Truss has been the conservative MP for south west norfolk since 2010 and served as the 56th prime minister of the United Kingdom. She continuously held ministerial office for more than ten years between 2012 and 2022.
Born in 1975, Truss embarked on a career as an economist and accountant after graduating from Oxford and also became increasingly involved in politics, having joined the Conservative Party shortly after leaving university.
In 2012 Truss became one of the first of the 2010 intake of MPs to be promoted to ministerial office, serving initially as a junior minister at the department for education.
Promoted to the cabinet as secretary of state for the environment, food and rural affairs in 2014, Truss pursued an agenda there which supported the British farming and fishing industries and promoted the export of British produce to all four corners of the globe.
Between 2016 and 2017 she served as lord chancellor and secretary of state for justice, in which role she set about transforming prisons into places of hard work, discipline and self-improvement.
Truss was appointed to the treasury in 2017, serving as chief secretary. Her duties there involved keeping a watchful eye on the public finances and driving productivity in public services.
With the UK able to dictate its own trade policy for the first time since 1972 following the UK’s exit from the European Union, in July 2019 Truss was appointed secretary of state for international trade and president of the board of trade. She signed dozens of key trade deals with important partners such as Japan, Canada, Australia and New Zealand, kicked off negotiations with the US and submitted the UK’s application to join the Comprehensive and Progressive Trans-Pacific Partnership.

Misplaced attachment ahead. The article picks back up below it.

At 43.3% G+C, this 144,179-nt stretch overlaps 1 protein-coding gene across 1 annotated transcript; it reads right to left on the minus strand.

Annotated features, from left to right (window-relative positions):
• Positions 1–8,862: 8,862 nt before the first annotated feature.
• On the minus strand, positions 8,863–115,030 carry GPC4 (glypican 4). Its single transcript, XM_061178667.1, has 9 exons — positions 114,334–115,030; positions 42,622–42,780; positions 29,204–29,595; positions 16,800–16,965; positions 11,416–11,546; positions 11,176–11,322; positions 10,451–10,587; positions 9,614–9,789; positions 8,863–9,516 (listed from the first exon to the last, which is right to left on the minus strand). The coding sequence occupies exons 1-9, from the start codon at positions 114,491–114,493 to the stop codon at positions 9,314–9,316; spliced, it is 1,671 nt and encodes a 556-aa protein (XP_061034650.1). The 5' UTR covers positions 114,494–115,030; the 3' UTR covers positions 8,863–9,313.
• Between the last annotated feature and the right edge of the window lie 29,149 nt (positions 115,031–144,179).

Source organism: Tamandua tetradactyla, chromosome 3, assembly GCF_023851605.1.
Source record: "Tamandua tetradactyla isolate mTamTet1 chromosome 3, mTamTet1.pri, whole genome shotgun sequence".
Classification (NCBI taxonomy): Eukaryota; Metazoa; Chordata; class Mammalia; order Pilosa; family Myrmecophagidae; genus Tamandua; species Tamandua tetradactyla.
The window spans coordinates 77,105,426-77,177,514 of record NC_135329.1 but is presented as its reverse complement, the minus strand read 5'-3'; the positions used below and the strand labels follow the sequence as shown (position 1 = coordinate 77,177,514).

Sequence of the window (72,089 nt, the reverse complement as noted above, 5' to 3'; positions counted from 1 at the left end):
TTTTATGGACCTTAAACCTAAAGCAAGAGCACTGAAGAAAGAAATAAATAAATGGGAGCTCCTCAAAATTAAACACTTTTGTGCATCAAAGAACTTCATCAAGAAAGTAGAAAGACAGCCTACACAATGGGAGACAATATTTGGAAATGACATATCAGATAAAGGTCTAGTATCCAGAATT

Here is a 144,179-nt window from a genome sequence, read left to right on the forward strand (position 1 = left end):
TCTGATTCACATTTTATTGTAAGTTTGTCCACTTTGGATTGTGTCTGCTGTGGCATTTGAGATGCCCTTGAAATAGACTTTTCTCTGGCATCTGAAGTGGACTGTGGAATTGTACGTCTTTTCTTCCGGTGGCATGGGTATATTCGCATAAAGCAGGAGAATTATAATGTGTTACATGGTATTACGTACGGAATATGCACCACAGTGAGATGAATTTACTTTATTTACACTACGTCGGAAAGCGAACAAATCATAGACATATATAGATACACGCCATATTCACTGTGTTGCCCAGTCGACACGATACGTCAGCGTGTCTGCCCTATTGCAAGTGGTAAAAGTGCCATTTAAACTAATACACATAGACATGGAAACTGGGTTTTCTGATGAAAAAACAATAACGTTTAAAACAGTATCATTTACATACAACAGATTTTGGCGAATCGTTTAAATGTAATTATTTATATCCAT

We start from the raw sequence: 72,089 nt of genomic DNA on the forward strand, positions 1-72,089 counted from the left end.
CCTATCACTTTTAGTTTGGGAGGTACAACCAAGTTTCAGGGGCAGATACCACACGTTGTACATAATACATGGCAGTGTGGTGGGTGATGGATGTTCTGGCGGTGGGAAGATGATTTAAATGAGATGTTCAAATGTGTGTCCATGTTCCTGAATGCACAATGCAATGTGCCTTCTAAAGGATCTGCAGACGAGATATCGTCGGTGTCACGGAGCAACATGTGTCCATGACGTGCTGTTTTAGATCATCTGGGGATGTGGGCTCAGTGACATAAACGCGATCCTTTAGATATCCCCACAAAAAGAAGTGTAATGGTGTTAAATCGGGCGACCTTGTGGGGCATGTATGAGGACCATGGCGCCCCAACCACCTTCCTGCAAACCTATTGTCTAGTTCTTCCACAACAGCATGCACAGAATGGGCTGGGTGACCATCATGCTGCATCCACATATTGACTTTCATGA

After being given additional responsibilities as minister for women and equalities, she stood up against identity politics and promoted a conservative approach to equality based on ‘the core principles of freedom, choice, opportunity, and individual humanity and dignity’.
In September 2021 Truss was appointed secretary of state for foreign, commonwealth and development affairs, in which role she was able to continue to act as a cheerleader for Global Britain, improving relationships with allies around the world. She swiftly became a leading figure in the international alliance providing support to Ukraine.
Following Boris Johnson’s resignation in July 2022, Truss entered the race to become leader of the Conservative Party and succeed him as prime minister, winning an overwhelming mandate from Conservative Party members and the support of the majority of MPs declaring a preference during the final stage.
But the following two months were to prove both a momentous and tempestuous period: just two days after she entered Downing Street, the country was rocked by the death of Queen Elizabeth II, and King Charles III acceded to the throne.
After leading the nation in mourning Her Late Majesty, Truss set about implementing her Plan for Growth, including a raft of tax cuts to kick-start economic growth and reforms to boost productivity. Regrettably these reforms did not command sufficient political and economic support. She reached the conclusion that she could not deliver the mandate on which she had been elected and stepped down.
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